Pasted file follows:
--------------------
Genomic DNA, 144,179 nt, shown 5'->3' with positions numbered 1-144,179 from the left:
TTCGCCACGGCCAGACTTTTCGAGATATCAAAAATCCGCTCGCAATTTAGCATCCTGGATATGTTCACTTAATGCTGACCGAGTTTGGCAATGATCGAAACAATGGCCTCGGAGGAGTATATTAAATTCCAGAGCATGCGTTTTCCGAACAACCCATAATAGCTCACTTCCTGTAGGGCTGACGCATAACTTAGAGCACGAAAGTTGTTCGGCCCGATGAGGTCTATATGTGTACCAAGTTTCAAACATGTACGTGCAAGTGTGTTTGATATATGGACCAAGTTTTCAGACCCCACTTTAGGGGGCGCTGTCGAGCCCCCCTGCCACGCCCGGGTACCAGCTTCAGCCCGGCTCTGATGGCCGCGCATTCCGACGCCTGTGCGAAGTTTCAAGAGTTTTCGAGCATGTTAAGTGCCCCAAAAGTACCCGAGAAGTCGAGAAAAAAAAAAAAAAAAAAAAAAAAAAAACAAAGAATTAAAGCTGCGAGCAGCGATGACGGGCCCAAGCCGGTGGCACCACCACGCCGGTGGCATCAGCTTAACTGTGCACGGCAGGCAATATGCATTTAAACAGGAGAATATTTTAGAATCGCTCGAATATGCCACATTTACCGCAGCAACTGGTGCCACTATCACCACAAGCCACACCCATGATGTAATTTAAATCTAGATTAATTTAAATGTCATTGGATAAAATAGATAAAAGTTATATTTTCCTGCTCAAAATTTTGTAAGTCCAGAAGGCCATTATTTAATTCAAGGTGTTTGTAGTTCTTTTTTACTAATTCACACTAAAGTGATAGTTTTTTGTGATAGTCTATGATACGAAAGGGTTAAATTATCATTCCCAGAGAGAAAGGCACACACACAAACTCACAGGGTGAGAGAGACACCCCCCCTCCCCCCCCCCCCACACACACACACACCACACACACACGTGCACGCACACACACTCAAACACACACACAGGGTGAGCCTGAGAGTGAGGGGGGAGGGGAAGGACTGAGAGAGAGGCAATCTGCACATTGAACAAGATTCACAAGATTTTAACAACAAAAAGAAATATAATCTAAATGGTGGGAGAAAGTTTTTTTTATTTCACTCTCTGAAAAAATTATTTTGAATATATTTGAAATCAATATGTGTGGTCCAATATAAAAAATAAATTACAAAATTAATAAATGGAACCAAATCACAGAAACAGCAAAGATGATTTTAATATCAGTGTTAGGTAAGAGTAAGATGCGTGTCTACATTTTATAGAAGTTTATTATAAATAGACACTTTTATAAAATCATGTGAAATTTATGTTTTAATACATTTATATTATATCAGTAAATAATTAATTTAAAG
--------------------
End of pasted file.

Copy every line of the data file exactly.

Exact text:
Genomic DNA, 144,179 nt, shown 5'->3' with positions numbered 1-144,179 from the left:
TTCGCCACGGCCAGACTTTTCGAGATATCAAAAATCCGCTCGCAATTTAGCATCCTGGATATGTTCACTTAATGCTGACCGAGTTTGGCAATGATCGAAACAATGGCCTCGGAGGAGTATATTAAATTCCAGAGCATGCGTTTTCCGAACAACCCATAATAGCTCACTTCCTGTAGGGCTGACGCATAACTTAGAGCACGAAAGTTGTTCGGCCCGATGAGGTCTATATGTGTACCAAGTTTCAAACATGTACGTGCAAGTGTGTTTGATATATGGACCAAGTTTTCAGACCCCACTTTAGGGGGCGCTGTCGAGCCCCCCTGCCACGCCCGGGTACCAGCTTCAGCCCGGCTCTGATGGCCGCGCATTCCGACGCCTGTGCGAAGTTTCAAGAGTTTTCGAGCATGTTAAGTGCCCCAAAAGTACCCGAGAAGTCGAGAAAAAAAAAAAAAAAAAAAAAAAAAAAACAAAGAATTAAAGCTGCGAGCAGCGATGACGGGCCCAAGCCGGTGGCACCACCACGCCGGTGGCATCAGCTTAACTGTGCACGGCAGGCAATATGCATTTAAACAGGAGAATATTTTAGAATCGCTCGAATATGCCACATTTACCGCAGCAACTGGTGCCACTATCACCACAAGCCACACCCATGATGTAATTTAAATCTAGATTAATTTAAATGTCATTGGATAAAATAGATAAAAGTTATATTTTCCTGCTCAAAATTTTGTAAGTCCAGAAGGCCATTATTTAATTCAAGGTGTTTGTAGTTCTTTTTTACTAATTCACACTAAAGTGATAGTTTTTTGTGATAGTCTATGATACGAAAGGGTTAAATTATCATTCCCAGAGAGAAAGGCACACACACAAACTCACAGGGTGAGAGAGACACCCCCCCTCCCCCCCCCCCCACACACACACACACCACACACACACGTGCACGCACACACACTCAAACACACACACAGGGTGAGCCTGAGAGTGAGGGGGGAGGGGAAGGACTGAGAGAGAGGCAATCTGCACATTGAACAAGATTCACAAGATTTTAACAACAAAAAGAAATATAATCTAAATGGTGGGAGAAAGTTTTTTTTATTTCACTCTCTGAAAAAATTATTTTGAATATATTTGAAATCAATATGTGTGGTCCAATATAAAAAATAAATTACAAAATTAATAAATGGAACCAAATCACAGAAACAGCAAAGATGATTTTAATATCAGTGTTAGGTAAGAGTAAGATGCGTGTCTACATTTTATAGAAGTTTATTATAAATAGACACTTTTATAAAATCATGTGAAATTTATGTTTTAATACATTTATATTATATCAGTAAATAATTAATTTAAAG